It happens that in the past few weeks, I read three collections of short pieces, one nonfiction and two fiction:
→ Earlier this year, Roxane Gay published her astounding first novel, and just a few months later, she released a book of essays, BAD FEMINIST. I'm not usually interested in essay collections, but I've been following Gay's online writing, both fiction and nonfiction, so I was eager to read this book. BAD FEMINIST is an excellent, thought-provoking set of essays that combine personal, political, and pop cultural topics.
Gay writes with authority and nuance about issues of gender, race, and sexual violence, and she analyzes the roles these play in the world, in entertainment, and in her own life. She acknowledges the complicated nature of these subjects and the conflicted feelings that lead to her calling herself a bad feminist. Her casual style makes these essays approachable, though some of the subject matter makes me want to shy away. There are essays in here about injustices that left me angry at the world or wanting to cry. Other pieces take a smart look at recent pop culture phenomena. Sometimes these topics are combined in the same essay. (Links are to online versions of essays that appear in the book, often in somewhat different forms.)
Gay's talent is in examining a piece of entertainment or news and using it to discuss a broader issue. In the course of the collection, she looks at television, movies, and comedy, but I especially appreciated her focus on literature. She covers the debate over unlikable characters and the categorization of women's fiction. She considers the absurd and disturbing aspects of the Fifty Shades series and reveals her obsession with Sweet Valley High. And one book review is a powerful, wrenching essay on body image that starts "I went to fat camp once."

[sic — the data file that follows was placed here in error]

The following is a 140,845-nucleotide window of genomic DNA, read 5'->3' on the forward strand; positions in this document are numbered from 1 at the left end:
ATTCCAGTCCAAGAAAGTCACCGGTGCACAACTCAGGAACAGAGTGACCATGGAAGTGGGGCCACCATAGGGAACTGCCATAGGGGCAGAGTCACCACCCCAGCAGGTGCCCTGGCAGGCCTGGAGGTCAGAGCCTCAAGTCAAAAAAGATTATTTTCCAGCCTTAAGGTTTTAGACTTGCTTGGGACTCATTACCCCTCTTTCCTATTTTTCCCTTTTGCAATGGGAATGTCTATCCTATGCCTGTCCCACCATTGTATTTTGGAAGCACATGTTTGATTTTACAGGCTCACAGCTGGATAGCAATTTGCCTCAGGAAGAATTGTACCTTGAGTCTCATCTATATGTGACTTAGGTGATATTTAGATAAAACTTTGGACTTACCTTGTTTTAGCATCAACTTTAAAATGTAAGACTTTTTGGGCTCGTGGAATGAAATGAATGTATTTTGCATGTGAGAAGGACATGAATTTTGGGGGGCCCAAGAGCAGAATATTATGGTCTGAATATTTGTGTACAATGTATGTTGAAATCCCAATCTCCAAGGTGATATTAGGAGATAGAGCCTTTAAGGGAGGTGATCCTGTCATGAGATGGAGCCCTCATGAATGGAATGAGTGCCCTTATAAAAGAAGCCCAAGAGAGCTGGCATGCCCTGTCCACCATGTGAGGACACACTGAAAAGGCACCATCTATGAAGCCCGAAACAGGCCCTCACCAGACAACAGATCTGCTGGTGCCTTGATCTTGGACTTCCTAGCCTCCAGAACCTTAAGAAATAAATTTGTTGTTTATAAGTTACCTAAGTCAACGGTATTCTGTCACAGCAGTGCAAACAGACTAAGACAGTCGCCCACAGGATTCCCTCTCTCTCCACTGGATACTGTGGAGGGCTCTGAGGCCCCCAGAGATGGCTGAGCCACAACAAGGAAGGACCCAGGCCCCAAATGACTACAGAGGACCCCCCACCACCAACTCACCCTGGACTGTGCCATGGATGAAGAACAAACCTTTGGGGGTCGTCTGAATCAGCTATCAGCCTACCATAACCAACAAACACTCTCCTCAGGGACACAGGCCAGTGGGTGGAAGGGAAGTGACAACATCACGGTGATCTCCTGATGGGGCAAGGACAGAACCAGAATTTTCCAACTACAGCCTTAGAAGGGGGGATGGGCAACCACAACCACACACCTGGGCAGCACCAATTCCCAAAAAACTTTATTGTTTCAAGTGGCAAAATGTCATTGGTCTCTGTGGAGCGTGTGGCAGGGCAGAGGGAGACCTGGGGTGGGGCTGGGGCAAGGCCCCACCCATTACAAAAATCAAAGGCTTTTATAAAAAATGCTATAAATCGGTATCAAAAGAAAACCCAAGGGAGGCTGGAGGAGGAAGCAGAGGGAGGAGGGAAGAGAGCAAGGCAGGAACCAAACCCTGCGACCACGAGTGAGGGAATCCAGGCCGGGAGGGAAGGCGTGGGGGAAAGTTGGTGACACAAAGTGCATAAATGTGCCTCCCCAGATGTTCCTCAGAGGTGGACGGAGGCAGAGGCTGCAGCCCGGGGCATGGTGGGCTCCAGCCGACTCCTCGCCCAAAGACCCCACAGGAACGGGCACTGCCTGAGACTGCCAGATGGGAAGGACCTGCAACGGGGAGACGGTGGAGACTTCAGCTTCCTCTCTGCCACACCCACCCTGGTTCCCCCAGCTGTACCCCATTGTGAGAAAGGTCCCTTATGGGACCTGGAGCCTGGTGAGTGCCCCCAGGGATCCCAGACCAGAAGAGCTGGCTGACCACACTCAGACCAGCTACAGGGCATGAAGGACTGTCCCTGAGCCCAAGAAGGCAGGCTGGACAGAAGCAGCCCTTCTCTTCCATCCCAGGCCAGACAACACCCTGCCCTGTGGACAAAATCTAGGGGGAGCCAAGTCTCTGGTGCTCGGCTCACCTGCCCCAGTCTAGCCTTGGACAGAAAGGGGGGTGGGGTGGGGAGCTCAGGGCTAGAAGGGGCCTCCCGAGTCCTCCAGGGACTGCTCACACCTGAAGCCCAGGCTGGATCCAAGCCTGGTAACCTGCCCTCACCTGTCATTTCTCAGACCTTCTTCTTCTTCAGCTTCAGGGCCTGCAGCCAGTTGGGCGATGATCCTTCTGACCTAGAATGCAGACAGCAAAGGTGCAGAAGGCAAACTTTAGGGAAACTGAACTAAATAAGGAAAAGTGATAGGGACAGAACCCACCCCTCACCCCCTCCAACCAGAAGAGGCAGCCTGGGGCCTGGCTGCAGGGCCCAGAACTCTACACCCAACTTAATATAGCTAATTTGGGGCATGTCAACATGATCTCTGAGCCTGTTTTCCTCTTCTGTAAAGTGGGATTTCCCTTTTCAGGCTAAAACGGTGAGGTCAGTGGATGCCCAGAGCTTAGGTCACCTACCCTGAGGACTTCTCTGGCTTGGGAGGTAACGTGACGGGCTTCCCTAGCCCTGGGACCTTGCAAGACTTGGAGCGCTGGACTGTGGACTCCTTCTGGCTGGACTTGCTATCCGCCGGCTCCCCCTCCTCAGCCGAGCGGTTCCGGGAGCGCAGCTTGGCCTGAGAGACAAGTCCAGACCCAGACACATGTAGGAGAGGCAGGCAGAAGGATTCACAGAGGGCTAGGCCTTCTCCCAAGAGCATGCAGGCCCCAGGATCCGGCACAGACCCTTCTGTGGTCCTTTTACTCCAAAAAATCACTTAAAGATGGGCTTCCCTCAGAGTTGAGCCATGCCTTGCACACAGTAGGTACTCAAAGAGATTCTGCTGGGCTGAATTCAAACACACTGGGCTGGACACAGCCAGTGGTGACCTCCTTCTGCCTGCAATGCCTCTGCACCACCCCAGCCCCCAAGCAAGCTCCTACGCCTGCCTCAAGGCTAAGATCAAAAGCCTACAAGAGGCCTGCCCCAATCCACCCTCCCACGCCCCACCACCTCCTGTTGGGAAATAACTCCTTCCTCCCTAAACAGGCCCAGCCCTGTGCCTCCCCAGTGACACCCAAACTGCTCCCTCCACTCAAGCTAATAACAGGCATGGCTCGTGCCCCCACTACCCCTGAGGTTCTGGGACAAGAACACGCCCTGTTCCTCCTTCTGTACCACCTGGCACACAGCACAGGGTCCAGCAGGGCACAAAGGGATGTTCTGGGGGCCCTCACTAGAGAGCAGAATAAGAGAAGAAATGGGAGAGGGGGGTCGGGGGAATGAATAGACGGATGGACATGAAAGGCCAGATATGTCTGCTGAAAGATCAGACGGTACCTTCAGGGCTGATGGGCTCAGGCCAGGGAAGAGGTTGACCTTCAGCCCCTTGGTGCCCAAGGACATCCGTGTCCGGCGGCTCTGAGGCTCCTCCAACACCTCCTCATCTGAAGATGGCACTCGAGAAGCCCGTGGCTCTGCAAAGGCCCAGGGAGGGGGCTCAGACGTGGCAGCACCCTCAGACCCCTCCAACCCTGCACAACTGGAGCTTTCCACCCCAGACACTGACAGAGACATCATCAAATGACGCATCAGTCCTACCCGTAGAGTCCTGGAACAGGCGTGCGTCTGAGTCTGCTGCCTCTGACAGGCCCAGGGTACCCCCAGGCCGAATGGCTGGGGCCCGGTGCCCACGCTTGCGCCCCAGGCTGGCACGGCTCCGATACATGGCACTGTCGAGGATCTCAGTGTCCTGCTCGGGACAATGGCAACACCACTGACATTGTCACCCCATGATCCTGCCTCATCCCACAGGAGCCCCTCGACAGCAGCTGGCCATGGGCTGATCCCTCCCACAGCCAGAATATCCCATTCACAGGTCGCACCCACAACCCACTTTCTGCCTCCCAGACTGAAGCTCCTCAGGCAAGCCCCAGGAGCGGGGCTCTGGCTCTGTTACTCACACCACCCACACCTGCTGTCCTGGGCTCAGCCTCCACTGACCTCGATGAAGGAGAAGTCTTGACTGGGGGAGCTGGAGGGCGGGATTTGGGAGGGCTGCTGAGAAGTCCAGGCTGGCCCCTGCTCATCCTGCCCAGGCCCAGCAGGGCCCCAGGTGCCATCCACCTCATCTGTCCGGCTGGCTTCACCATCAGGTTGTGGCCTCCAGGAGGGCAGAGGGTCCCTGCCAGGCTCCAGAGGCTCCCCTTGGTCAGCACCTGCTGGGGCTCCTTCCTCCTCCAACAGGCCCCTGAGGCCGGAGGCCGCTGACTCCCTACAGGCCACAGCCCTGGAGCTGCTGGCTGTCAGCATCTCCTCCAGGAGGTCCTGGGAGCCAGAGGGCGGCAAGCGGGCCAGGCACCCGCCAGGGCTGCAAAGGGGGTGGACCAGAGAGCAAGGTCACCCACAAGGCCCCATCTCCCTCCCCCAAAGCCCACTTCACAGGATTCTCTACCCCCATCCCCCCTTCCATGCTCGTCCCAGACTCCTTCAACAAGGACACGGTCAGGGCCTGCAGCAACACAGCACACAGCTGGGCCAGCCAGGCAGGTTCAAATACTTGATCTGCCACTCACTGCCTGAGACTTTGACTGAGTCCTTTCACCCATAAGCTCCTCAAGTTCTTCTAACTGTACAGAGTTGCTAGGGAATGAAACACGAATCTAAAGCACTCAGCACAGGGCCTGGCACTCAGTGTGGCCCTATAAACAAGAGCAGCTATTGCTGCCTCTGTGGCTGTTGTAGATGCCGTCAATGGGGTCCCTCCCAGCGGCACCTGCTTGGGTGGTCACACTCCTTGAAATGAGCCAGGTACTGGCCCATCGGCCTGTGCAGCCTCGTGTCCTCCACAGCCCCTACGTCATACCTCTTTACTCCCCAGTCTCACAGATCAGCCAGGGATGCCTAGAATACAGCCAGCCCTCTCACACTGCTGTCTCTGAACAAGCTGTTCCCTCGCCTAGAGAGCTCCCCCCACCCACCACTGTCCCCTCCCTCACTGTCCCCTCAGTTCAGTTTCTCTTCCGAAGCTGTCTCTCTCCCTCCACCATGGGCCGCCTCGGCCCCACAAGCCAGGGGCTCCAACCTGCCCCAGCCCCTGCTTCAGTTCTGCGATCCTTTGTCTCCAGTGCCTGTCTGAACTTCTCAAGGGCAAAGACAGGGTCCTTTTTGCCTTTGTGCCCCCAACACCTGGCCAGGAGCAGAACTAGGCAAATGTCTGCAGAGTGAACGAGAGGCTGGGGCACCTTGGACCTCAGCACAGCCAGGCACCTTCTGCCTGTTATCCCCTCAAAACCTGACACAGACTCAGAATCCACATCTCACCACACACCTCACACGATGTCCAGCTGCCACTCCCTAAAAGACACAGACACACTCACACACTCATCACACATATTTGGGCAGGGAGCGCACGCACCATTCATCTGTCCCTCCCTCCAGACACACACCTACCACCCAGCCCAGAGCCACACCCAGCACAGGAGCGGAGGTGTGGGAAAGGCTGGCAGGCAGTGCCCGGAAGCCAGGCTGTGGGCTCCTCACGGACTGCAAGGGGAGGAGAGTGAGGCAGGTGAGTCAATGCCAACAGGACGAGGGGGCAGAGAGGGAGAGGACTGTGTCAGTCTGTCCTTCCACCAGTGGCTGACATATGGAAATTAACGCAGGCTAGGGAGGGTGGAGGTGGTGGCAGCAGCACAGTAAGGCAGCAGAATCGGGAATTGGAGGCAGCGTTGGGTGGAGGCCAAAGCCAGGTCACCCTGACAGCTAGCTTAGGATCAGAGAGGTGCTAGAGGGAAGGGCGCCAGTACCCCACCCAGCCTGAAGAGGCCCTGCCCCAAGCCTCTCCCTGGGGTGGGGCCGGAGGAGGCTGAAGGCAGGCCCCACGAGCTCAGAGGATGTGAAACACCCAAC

While you can find much of the book online as separate pieces, if you like what you see in these linked essays, I recommend reading the collection as a whole. Though there's a bit of repetition, the selection and arrangement of essays works well as a book, and reading it in the entirety offers insight into Gay as a person and not simply a cultural critic. Plus, there's a great essay about her participation in the world of competitive Scrabble that you don't want to miss.
After you read this collection, you might enjoy listening to the Slate Audio Book Club discussion, particularly if you want to hear Hanna Rosin react to the essay in which Gay criticizes Rosin's book.
→ For years, my mom has been encouraging me to read the work of Jhumpa Lahiri, particularly the collection INTERPRETER OF MALADIES. I finally listened to my mother, and of course she was right. These stories are outstanding.
In the space of twenty or thirty pages, characters come alive, plots unfold and resolve, and the reader is admitted into fascinating micro-worlds. And this isn't true of just a few stories in the collection -- every one is absorbing and complete. I'm not sure what makes these stories so successful, but I'm going to be studying them carefully to try and understand what Lahiri has accomplished and figure out how to develop some of this skill in my own writing.